Au’s colleague Gary Fan questioned the decision to allocate HK$353 million to the tourism industry. He said Hongkongers were already fed up with mainland tourists, and the situation had been exacerbated by the opening of the high-speed rail project and the Hong Kong-Zhuhai-Macao mega bridge.
Party leader Starry Lee said the DAB welcomed the government’s proposal on tax relief, and it was “understandable” for there to be a reduction in the rebate amount. However, Lee said she was disappointed that there was no one-month rent waiver for public housing tenants, a policy her party had called for.
Legislator Ann Chiang said that, in terms of medical spending, the budget was “cold-blooded” though, ultimately, “better than nothing.” She questioned whether the HK$700 million allocated to the Hospital Authority would be effective in addressing the manpower shortage at public hospitals. The spending on drug subsidies also decreased from last year, she said.
Vincent Cheng said it was good that the government allocated HK$2 billion for transitional housing, but said the policy on its own was not enough. Cheng also said the policy to improve public toilets should be more widely implemented.
Democratic Party chairman Wu Chi-wai said the budget was overly focused on the Greater Bay Area, and was “only concerned with what the central government wants, and not what the public needs.”
Wu also called on the government to give a cash handout of at least HK$3,000 to eligible residents, because the “N-nothing” demographic and over two million workers would not receive any benefits from the budget.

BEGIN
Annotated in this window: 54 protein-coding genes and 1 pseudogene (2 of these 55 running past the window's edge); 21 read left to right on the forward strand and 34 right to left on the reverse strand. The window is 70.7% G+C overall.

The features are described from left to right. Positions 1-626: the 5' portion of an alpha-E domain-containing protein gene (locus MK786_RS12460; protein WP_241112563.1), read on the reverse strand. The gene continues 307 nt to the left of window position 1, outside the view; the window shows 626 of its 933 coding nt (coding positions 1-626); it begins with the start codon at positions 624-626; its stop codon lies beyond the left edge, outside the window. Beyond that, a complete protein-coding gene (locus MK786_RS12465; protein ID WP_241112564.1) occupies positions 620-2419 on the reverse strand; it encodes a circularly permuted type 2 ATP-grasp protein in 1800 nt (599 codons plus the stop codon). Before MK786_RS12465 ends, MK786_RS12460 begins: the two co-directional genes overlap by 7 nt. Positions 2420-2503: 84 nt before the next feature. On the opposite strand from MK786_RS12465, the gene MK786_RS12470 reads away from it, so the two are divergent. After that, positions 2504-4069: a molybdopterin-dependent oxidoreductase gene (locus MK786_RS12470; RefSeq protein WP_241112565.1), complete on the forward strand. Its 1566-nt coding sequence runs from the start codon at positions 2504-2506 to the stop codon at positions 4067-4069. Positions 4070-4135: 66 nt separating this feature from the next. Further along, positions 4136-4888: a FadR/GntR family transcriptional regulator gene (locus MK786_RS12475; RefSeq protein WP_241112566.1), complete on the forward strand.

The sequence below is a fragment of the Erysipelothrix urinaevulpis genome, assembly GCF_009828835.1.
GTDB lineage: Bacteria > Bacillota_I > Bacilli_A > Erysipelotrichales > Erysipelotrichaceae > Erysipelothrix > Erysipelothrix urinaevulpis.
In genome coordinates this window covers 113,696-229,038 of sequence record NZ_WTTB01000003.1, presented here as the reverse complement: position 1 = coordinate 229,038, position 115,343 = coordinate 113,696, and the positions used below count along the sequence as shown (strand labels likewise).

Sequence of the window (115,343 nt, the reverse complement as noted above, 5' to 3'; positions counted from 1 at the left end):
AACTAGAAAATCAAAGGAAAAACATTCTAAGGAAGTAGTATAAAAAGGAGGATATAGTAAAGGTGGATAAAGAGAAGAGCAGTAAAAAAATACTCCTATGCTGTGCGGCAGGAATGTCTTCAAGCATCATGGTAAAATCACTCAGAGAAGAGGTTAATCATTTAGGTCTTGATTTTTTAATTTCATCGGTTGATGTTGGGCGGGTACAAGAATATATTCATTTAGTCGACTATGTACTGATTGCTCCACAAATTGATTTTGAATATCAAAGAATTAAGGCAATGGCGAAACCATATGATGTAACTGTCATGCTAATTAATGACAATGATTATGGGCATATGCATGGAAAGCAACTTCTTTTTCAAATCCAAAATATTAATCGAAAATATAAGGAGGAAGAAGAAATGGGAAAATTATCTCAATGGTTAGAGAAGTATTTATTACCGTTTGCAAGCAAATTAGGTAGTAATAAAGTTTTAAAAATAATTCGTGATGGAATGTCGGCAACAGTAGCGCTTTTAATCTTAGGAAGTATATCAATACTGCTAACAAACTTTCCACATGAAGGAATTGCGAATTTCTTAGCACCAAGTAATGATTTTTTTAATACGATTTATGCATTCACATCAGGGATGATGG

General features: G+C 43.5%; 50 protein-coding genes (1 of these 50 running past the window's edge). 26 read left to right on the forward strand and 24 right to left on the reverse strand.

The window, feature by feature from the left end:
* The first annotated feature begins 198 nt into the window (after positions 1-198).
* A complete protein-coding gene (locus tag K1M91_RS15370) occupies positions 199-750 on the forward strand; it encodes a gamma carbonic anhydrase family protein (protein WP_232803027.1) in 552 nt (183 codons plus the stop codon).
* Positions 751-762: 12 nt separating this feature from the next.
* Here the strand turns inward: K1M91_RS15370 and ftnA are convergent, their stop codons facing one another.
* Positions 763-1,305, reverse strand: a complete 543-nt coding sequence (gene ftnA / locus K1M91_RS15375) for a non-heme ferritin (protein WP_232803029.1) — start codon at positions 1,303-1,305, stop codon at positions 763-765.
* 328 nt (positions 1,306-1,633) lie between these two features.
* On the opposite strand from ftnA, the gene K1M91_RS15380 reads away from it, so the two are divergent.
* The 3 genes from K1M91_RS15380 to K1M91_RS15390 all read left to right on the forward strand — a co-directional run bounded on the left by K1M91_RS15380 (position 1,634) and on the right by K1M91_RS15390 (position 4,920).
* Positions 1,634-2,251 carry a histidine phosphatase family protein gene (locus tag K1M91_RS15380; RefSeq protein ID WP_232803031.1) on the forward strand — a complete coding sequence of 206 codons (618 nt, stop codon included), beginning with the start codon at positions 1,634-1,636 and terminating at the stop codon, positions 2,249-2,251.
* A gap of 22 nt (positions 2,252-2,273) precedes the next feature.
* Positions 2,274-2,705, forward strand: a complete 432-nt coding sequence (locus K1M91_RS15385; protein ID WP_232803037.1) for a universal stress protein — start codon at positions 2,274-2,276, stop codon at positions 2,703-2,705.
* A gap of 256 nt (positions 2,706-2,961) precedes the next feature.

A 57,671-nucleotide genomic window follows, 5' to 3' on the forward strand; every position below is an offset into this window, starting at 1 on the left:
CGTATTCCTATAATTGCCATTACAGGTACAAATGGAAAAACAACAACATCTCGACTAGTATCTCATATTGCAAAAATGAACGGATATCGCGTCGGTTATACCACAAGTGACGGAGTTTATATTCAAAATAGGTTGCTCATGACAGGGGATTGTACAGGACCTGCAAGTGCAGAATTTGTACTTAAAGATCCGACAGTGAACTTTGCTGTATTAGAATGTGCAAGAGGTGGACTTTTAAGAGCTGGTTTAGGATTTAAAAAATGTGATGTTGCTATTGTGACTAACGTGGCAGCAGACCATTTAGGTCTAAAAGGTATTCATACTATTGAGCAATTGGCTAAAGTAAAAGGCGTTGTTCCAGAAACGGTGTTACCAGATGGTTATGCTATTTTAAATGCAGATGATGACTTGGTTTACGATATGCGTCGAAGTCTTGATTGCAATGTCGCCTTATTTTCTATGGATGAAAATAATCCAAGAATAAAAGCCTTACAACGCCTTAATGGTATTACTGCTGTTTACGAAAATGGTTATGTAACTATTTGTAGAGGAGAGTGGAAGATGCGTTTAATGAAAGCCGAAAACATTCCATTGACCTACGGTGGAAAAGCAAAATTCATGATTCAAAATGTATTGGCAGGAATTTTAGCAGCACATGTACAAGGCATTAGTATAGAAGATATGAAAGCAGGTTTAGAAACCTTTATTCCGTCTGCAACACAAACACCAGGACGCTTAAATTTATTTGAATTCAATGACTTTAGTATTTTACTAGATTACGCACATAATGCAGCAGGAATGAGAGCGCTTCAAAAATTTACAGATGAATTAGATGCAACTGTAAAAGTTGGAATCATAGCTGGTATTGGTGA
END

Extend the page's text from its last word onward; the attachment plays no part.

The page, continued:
Lawmaker Andrew Wan also criticised the budget for not putting forward new policies to deal with the housing market. Wan also said it was a bad sign for the government to transfer the HK$82.4 billion Housing Reserve back to the fiscal reserves, since the money was originally meant for housing development.
BPA lawmaker Jeffrey Lam said that the budget was unfair to the middle class, as they would benefit less under the reduced tax relief.
The party also welcomed the proposal for revitalising industries, but said that the budget did not cater to an ageing workforce that is looking to reskill.
The FTU’s Wong Kwok-kin said that the budget did not have a lot of meat on its bones: “The ideal budget would be a drumstick, but the reality is a chicken rib. But it can’t always be meaty, a chicken rib is still chicken,” he said.
A lot of the measures proposed in the budget would take some years before their effects would be felt by the public, Wong added.
At the press conference, lawmaker Alice Mak also held a sign that said “No flavour, sweeteners, or surprises.”